Reference books can make a homeschool mama’s life a little easier on an almost daily basis. “Go look it up”, being a clarion call around here. Part of why we homeschool is that we aren’t interested in spoon-fed little robots that can’t think or solve problems for themselves. Having the tools around the house to encourage children to find answers is the first step toward independent learning.
I know that most things can be found via Google these days, and I have been known to Google the occasional algebraic equation or sentence diagram, but people should know how to look things up in books. To absorb information in an intentional and thoughtful way that may lead to further explanation. That’s probably not going to happen by clicking on the first link someone paid Google to stick in your face.
These are some of our go to reference materials. Keep in mind these have been collected over the last fifteen or so years so don’t assume you should run out and acquire them all at once. Rather be on the look out at garage sales, used book pages on Facebook, relatives and friends whose children no longer need them, and of course there is always the library (which makes a great excuse to get out of the house).
Encyclopedia: When the older kids are doing a research report or just want some general knowledge about a certain subject I do pack them off to the library for a dip in the Encyclopedia Britannica which is too expensive for a normal family to have. For the younger ones I have a vintage set of Childcraft Encyclopedias that a friend passed down to me when I first started homeschooling. The price through that link is a little high, you can generally do better on eBay or Facebook. They are also pretty common to come across at yard sales and tag sales. The older versions have those groovy 80’s style photos and just present the information simply without politically correct nonsense. The same can’t be said for the versions from the late 90’s. Go for the 80’s ones. The How Things Grow book can be an entire year of primary science, presented in an interesting way. These are well worth having in the house.
Dictionaries: Goes without saying. I have three, the My First Picture Dictionary for the young ones, A Children’s Dictionary which is for the emerging reader set and then the classic Webster’s Dictionary. I have a big hardbound one that my parents passed on to me (which does not include words such as hipster, emoji and, heaven help us, Trumpster) but I have a few paperback copies which cuts down on arguing, waiting and makes them more portable.
Thesaurus: The basic Merriam Webster, we usually start using this in middle school.
How Nature Works by David Burnie. This one is available for $.01 at Amazon. It’s a nice overview of all things in nature and how they work. Nothing too in depth but a great place to look up terms or to take on a nature walk to help identify things. It’s supposed to be for 4-8th grades but even the non-readers will enjoy the pictures. It’s a very engaging source of reference material.
Handbook of Nature Study by Anna Comstock. This classic work is the most comprehensive nature study book available. Written in 1911 it’s a guide for all things nature (except ocean studies). Find out where a cricket’s ears are or how many petals on a daisy. It’s a benchmark that every homeschool mom should have in her reference arsenal.
Natural Science Through The Seasons by James Partridge. 100 units for studying nature. The link takes you to Hillside Education because they have free pdf printables that allows you to make your own nature calendar for your area. The book is a nice addition to a science shelf though not as useful as the Comstock book.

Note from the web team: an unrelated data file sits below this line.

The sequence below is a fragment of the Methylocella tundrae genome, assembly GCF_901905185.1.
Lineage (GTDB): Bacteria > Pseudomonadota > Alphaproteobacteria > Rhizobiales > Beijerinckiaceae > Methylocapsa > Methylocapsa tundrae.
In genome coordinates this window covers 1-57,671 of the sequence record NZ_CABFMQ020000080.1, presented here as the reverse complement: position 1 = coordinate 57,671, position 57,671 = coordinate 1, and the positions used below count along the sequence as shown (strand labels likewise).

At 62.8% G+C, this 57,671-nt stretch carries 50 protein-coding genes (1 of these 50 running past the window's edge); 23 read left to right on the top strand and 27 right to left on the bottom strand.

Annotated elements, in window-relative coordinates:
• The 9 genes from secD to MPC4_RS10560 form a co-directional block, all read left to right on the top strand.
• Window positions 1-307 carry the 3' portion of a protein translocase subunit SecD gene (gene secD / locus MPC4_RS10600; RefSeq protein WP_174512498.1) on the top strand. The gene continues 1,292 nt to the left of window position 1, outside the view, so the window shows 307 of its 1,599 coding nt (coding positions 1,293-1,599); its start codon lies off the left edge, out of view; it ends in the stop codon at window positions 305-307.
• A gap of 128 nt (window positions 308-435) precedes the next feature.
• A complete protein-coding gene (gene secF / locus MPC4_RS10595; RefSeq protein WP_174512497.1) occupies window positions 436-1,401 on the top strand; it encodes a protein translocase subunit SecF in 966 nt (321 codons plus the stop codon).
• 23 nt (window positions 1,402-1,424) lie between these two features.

The Kingfisher Encyclopedia of Science by Charles Taylor. Just a good all around reference book. Like all comprehensive reference books it’s a little spendy but a good investment, especially if you have a child or children who love science. It’s also in most library reference sections so you can wait to see how many times you use it there before investing.
The Way We Work by David Macaulay. Macaulay’s books are always excellent. Well researched, entertainingly presented, beautifully but not commically illustrated. It’s an excellent reference for human anatomy for your homeschool. His other reference books, too numerous to mention here, are all great and you won’t ever be sorry you have them.
I really like the Usborne Encyclopedia’s for grammar school reference books in History. We own The Usborne Encyclopedia of World History and The Usborne Encyclopedia of the Ancient World as well as a bunch of other of their history books. Those links are to Amazon but I really prefer to buy these from an independent seller, likely there is one in your homeschool group and they are always at homeschool conferences.
The books are presented in a timeline format and are really nicely illustrated. I find them extremely useful for copywork and as a lapbook resource.
The Element of Style by William Strunk Jr. This is a timeless resource for grammar questions and writing style reference. I own an older edition but the newer once seems comparable. I also have the MLA Handbook and the Chicago Manual of Style (which most college kids and freelance writers should have ;)) but I mostly refer my young writers to the Element. It’s a handy book to have around.
That about covers most of our basics. For Math you used to be able to buy reference books published by Scholastic that were grade level indexed and handy for a quick look up and explanation if the text book was proving confusing. I can longer recommend those types of books because they are all common core aligned and my homeschool is not. Nor will it ever be, so if we get stuck on math we call out personal math help desk, otherwise known as daddy.
I hope you find this list helpful. All the Amazon links are affiliate links so if you are kind enough to buy through that then I receive a teeny percentage. Happy shopping.